Why is it so hard to live within our means? What is required to sustain us? What is required for us to function in our society? You know the answers as well as I do. We need food, water, shelter, clothing. In our society, there are some probable “near requirements,” such as transportation. The problem comes when we clutter up a requirement with a “want.”
We need food, but we want someone to prepare it for us. So, we spend twice as much on a meal out that we could have prepared at home. We need water, but does it have to be Perrier? We know we should only spend 25% of our monthly income on a place to live, whether you purchase or rent. But because we don’t like the location, or we want more space, we willingly spend 30% to 35% of our monthly income on a house payment or rent.
“Wants” are created by marketers to make us believe something is a need or requirement for us to live. Transportation is a good example. To get from point A to point B we need some type of transportation, whether it is our feet, a horse, a bicycle or a car. In many parts of rural Uganda, pregnant women needing assistance in delivery walk miles while in labor to a clinic or hospital, or they are taken there on a boda boda, which is a motorcycle taxi. Imagine riding 20 miles or so on the back of a motorcycle while in labor. When we were visiting Cozumel, we saw a family of four all riding on one scooter holding what appeared to be bags of groceries. But here in our country, the marketers tell us that to get from point A to point B we need something that will get us there faster, safer, quieter, cheaper (operating costs). Or we need to have all wheel drive just in case we hit that once in a lifetime blizzard. We need to have more towing capacity or power and torque just in case we need to yank out a 100-year-old tree stump that’s impeding our way. None of those are requirements, but instead are wants.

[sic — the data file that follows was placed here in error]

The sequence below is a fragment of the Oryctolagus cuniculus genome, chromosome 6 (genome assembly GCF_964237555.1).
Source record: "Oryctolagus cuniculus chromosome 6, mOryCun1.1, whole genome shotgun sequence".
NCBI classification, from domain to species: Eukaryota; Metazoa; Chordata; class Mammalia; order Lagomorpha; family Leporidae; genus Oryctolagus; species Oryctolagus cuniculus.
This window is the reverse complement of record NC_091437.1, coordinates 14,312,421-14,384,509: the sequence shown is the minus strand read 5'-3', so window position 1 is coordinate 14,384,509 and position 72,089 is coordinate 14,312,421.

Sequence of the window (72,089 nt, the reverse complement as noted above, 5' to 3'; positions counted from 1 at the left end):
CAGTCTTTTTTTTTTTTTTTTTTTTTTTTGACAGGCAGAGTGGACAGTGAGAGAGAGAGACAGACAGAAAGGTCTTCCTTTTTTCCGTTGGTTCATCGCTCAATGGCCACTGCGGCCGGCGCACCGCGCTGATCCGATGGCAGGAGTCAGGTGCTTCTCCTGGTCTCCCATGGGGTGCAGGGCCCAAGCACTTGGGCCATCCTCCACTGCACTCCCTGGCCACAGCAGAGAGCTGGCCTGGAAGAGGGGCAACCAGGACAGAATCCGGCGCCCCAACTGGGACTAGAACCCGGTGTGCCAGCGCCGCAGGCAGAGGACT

“Wants” always drive up the price of our requirements and “wants” always seem to sop up any extra income that we may or may not have. “Wants” put us under pressure to acquire more wealth or put us in debt beyond our ability to pay.
If you want to be financially successful, you need to manage your requirements so they don’t exceed your income and be careful not to confuse your wants with your needs.
These are the opinions of Mike Berry and not necessarily those of Cambridge, are for informational purposes only, and should not be construed or acted upon as individualized investment advice.
Mike Berry is a Registered Representative offering securities through Cambridge Investment Research, Inc., a Broker/Dealer, Member FINRA/SIPC. Investment Advisor Representative, Cambridge Investment Research Advisors, Inc., a Registered Investment Advisor. Legacy Wealth Management, LLC and Cambridge are not affiliated. Cambridge does not offer tax advice.
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